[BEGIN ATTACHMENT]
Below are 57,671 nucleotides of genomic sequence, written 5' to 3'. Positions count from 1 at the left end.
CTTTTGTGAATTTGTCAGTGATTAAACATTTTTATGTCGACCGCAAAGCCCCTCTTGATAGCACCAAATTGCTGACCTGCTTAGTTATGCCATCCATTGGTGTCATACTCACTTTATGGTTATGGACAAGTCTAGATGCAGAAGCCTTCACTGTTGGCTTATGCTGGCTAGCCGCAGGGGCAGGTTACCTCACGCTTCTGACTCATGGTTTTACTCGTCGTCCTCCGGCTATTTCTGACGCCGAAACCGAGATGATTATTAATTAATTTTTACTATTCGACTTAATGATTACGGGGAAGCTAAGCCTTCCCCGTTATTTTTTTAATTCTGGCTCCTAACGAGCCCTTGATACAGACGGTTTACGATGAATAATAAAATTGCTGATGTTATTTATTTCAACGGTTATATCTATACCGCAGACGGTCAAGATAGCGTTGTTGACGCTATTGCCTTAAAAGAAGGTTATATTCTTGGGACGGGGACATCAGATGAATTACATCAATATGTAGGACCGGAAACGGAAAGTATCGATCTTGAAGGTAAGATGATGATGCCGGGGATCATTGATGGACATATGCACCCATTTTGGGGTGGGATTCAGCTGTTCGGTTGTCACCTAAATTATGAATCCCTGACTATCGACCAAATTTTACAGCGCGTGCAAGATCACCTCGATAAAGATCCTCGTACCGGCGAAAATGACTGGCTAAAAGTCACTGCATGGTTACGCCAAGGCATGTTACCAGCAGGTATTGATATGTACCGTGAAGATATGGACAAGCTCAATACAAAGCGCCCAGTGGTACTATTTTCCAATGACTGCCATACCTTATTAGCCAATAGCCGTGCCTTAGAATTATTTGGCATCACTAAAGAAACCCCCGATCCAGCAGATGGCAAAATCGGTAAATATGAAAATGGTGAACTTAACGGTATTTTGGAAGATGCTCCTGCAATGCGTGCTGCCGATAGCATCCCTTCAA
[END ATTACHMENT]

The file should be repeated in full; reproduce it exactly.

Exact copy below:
Below are 57,671 nucleotides of genomic sequence, written 5' to 3'. Positions count from 1 at the left end.
CTTTTGTGAATTTGTCAGTGATTAAACATTTTTATGTCGACCGCAAAGCCCCTCTTGATAGCACCAAATTGCTGACCTGCTTAGTTATGCCATCCATTGGTGTCATACTCACTTTATGGTTATGGACAAGTCTAGATGCAGAAGCCTTCACTGTTGGCTTATGCTGGCTAGCCGCAGGGGCAGGTTACCTCACGCTTCTGACTCATGGTTTTACTCGTCGTCCTCCGGCTATTTCTGACGCCGAAACCGAGATGATTATTAATTAATTTTTACTATTCGACTTAATGATTACGGGGAAGCTAAGCCTTCCCCGTTATTTTTTTAATTCTGGCTCCTAACGAGCCCTTGATACAGACGGTTTACGATGAATAATAAAATTGCTGATGTTATTTATTTCAACGGTTATATCTATACCGCAGACGGTCAAGATAGCGTTGTTGACGCTATTGCCTTAAAAGAAGGTTATATTCTTGGGACGGGGACATCAGATGAATTACATCAATATGTAGGACCGGAAACGGAAAGTATCGATCTTGAAGGTAAGATGATGATGCCGGGGATCATTGATGGACATATGCACCCATTTTGGGGTGGGATTCAGCTGTTCGGTTGTCACCTAAATTATGAATCCCTGACTATCGACCAAATTTTACAGCGCGTGCAAGATCACCTCGATAAAGATCCTCGTACCGGCGAAAATGACTGGCTAAAAGTCACTGCATGGTTACGCCAAGGCATGTTACCAGCAGGTATTGATATGTACCGTGAAGATATGGACAAGCTCAATACAAAGCGCCCAGTGGTACTATTTTCCAATGACTGCCATACCTTATTAGCCAATAGCCGTGCCTTAGAATTATTTGGCATCACTAAAGAAACCCCCGATCCAGCAGATGGCAAAATCGGTAAATATGAAAATGGTGAACTTAACGGTATTTTGGAAGATGCTCCTGCAATGCGTGCTGCCGATAGCATCCCTTCAA